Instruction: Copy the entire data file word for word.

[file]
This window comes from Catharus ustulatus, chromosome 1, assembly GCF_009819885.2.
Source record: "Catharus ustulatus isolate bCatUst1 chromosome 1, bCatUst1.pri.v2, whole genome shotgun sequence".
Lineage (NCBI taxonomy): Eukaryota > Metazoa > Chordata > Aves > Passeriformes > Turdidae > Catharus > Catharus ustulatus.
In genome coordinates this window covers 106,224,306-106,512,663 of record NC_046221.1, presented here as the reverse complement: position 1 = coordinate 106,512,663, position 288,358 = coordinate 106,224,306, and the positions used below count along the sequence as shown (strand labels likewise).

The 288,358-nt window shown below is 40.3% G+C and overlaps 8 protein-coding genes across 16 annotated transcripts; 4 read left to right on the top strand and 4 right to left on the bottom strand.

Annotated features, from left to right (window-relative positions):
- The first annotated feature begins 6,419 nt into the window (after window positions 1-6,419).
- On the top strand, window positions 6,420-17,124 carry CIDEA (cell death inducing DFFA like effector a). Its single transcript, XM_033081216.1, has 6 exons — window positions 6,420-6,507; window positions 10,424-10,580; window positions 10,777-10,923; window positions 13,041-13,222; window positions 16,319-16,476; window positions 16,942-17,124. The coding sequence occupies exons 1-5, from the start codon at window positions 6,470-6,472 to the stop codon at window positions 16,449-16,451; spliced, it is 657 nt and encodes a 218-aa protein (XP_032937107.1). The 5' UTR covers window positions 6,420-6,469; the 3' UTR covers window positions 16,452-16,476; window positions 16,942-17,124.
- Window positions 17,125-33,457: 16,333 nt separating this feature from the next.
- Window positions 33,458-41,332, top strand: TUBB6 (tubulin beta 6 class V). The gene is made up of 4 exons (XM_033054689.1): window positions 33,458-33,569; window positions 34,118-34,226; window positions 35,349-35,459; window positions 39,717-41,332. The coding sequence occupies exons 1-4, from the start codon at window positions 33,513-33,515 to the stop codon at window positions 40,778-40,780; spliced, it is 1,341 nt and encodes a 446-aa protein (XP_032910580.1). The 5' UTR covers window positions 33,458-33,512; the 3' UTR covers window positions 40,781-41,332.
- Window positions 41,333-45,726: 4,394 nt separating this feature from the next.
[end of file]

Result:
This window comes from Catharus ustulatus, chromosome 1, assembly GCF_009819885.2.
Source record: "Catharus ustulatus isolate bCatUst1 chromosome 1, bCatUst1.pri.v2, whole genome shotgun sequence".
Lineage (NCBI taxonomy): Eukaryota > Metazoa > Chordata > Aves > Passeriformes > Turdidae > Catharus > Catharus ustulatus.
In genome coordinates this window covers 106,224,306-106,512,663 of record NC_046221.1, presented here as the reverse complement: position 1 = coordinate 106,512,663, position 288,358 = coordinate 106,224,306, and the positions used below count along the sequence as shown (strand labels likewise).

The 288,358-nt window shown below is 40.3% G+C and overlaps 8 protein-coding genes across 16 annotated transcripts; 4 read left to right on the top strand and 4 right to left on the bottom strand.

Annotated features, from left to right (window-relative positions):
- The first annotated feature begins 6,419 nt into the window (after window positions 1-6,419).
- On the top strand, window positions 6,420-17,124 carry CIDEA (cell death inducing DFFA like effector a). Its single transcript, XM_033081216.1, has 6 exons — window positions 6,420-6,507; window positions 10,424-10,580; window positions 10,777-10,923; window positions 13,041-13,222; window positions 16,319-16,476; window positions 16,942-17,124. The coding sequence occupies exons 1-5, from the start codon at window positions 6,470-6,472 to the stop codon at window positions 16,449-16,451; spliced, it is 657 nt and encodes a 218-aa protein (XP_032937107.1). The 5' UTR covers window positions 6,420-6,469; the 3' UTR covers window positions 16,452-16,476; window positions 16,942-17,124.
- Window positions 17,125-33,457: 16,333 nt separating this feature from the next.
- Window positions 33,458-41,332, top strand: TUBB6 (tubulin beta 6 class V). The gene is made up of 4 exons (XM_033054689.1): window positions 33,458-33,569; window positions 34,118-34,226; window positions 35,349-35,459; window positions 39,717-41,332. The coding sequence occupies exons 1-4, from the start codon at window positions 33,513-33,515 to the stop codon at window positions 40,778-40,780; spliced, it is 1,341 nt and encodes a 446-aa protein (XP_032910580.1). The 5' UTR covers window positions 33,458-33,512; the 3' UTR covers window positions 40,781-41,332.
- Window positions 41,333-45,726: 4,394 nt separating this feature from the next.